If you need to help with a house adaption or have an elderly or disabled relative who needs their house adapting, FinalFix have years of building experience in that area of work. We have adapted dozens of houses for satisfied customers in Tameside and Greater Manchester. Adapting a house can make a huge difference to elderly or disabled persons quality of life and we are proud to have completed previous work for customers to a high standard.
We also complete smaller maintenance tasks such as painting & Decorating, Brickwork, decking, fencing, gutters, plumbing repairs such as repairing a toilet or fixing a leak.
Home adaptations are changes you can make to your home. These make it safer and easier to move around and do everyday tasks.
These changes can be small or big and include:
- fitting a stairlift or a banister on the stairs
- adding a bath lift, walk-in shower or a rail you hold to pull yourself out of the bath (grab rail)
- widening doorways
- lowering kitchen worktops
- putting in an outdoor ramp or step rail
- security, such as outside lights and intercom systems
Please note that registered disabled are VAT exempt
Further House Adaption Options
- Ramp Access
- Floor leveling
- Door Widening
- Rehang doors
- Moving door handles
- Moving light swicthes
- Bathroom handrail
- Second banister
- Walk in shower
- Ground floor bathroom fitting
- Installing a wetroom
- Ground floor extensions
Your house can be transformed into a far safer living environment with simple additions to your home.
With the addition of handrails a ramp to your front and back doors will make a life lot easier on wet or icy days.
Bathroom and Shower handrails
Adding the handrails will make bathing a lot easier and safer.
Walk-in baths have a door built into the side of the bath, so you don’t have to haul your body over and risk a fall. They come in a range of shapes and sizes, from short walk-in baths with a small door, designed for sitting in, to long baths with a whole side panel that opens out, suitable for those who like a long soak lying down.
The main drawback with walk-in baths is that you have to get inside before you start running the water. You therefore need to ensure your bathroom is kept at a warm temperature, so you don’t get cold while waiting for the bath to fill. You also have to wait until the water has drained away before opening the door to get out.
Baths with a built-in seat
These baths have a seat moulded into the bath itself, at the opposite end to the taps. They have the same purpose as portable bath seats – allowing you to sit half-immersed in the bath – but have the added advantage of not looking institutional and of not having a maximum weight capacity.
Baths with integral seats tend to be more comfortable than portable bath seats, as the latter normally have drainage holes or slats.
However, as with portable seats, you will still need some arm strength to move yourself from the seat into the bath itself and to get out of the bath. Also, these baths aren’t really suitable for reclining in, as the seat often gets in the way.
Read more about the different portable bath seats available in our guide to bath seats, boards and mats.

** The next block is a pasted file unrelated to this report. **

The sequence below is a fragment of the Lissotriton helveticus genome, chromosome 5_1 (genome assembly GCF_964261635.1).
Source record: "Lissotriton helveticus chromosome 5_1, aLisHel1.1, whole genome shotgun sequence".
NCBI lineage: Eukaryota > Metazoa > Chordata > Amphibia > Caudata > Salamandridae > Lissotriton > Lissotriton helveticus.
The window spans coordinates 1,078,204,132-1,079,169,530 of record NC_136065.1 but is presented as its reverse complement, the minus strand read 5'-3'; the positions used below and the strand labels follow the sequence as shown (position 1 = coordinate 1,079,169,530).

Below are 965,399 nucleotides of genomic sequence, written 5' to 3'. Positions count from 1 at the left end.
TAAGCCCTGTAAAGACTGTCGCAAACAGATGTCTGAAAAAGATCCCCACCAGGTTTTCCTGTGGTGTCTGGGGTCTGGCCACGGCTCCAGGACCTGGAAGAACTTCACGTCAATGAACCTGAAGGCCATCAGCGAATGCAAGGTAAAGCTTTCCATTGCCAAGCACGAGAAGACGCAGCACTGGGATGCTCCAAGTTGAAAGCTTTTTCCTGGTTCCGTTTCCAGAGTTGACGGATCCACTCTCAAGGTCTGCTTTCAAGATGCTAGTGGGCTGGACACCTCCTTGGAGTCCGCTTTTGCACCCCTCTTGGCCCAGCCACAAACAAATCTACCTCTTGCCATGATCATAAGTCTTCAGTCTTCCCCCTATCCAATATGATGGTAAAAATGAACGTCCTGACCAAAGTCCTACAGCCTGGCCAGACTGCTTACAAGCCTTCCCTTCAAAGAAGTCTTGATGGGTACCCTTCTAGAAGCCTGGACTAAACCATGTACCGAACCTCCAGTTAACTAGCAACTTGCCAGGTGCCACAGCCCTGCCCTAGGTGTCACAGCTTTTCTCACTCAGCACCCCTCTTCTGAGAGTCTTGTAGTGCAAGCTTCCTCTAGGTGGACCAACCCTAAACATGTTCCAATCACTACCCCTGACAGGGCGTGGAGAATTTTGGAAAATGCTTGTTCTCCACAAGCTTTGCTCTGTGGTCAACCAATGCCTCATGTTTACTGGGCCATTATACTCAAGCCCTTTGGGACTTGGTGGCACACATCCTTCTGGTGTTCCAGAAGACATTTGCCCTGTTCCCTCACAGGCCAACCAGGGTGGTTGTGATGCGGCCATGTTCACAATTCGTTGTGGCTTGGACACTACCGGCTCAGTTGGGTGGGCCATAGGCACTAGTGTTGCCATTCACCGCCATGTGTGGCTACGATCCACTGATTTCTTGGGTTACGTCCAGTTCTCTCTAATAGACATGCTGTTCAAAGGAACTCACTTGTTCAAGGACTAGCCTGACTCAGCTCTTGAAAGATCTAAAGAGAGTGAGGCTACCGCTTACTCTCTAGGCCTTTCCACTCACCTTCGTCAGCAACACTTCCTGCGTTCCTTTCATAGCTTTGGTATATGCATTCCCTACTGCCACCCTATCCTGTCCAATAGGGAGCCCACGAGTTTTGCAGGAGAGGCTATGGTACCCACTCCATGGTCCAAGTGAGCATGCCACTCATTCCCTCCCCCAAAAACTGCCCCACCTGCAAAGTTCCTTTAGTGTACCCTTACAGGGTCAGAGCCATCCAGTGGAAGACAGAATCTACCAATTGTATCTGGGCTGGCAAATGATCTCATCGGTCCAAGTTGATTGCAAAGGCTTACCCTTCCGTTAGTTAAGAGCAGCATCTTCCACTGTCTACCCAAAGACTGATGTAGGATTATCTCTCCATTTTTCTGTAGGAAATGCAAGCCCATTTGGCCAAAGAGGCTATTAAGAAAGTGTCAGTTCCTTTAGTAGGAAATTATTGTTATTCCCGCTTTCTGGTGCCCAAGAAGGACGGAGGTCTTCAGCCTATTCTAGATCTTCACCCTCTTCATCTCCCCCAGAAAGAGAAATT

If you struggle to climb over the rim of your bath, and don’t mind the water being shallow, consider buying a bath that’s lower than the standard height. This might still require some agility and strength, but less than with standard-sized baths.
Getting up and down on the toilet is a lot easier with this type of handrail.
Door widening for wheelchair access
Increasing the width of doors with a house occupied for someone using a wheelchair is essential. The ability to move around the house unhindered gives them far more independence.
Showering is a lot easier when you don’t have to clamber over the side of a bath or through sliding doors. A wet room allows a disabled person more dependence and combined with some handrails making it a safe room to bath in.
Walk-in showers for the elderly
As using a bath becomes progressively more difficult, many people opt for a walk-in shower or a standalone shower cubicle to replace the bath, which can be more practical – and less time-consuming – for everyday washing.
Most showers have a shower tray at the bottom to contain the water before it drains away. Shower tray heights vary, but some have a step that’s more difficult to negotiate. If so, consider getting a walk-in shower (also called ‘level-access’ showers) or wet-floor area/room.
Walk-in showers are essentially showers without a step that you could potentially trip on. These are the best option for most people with mobility concerns. These often come with drainage pumps and/or sloped or ramped floors to minimise water leaking through the shower doors into the rest of the bathroom.
FinalFix can assist with the planning permission and designs on extensions. If you are interested in a no obligation quote on an extension and want to see some of our previous work click here.
Your home may need to be adapted to meet your child’s needs, you may be able to get a Disabled Facilities Grant to help with the costs.
Usually, an occupational therapist will talk to you to work out what adaptations would be best for your child.
Take a look at this house adaption we recently worked on in Bramhall here.
Give us a call on 0161 465 9112 if you want to chat about your ideas for a house adaption.
If you need assistance in funding for house adaption take a look at this helpful advice here.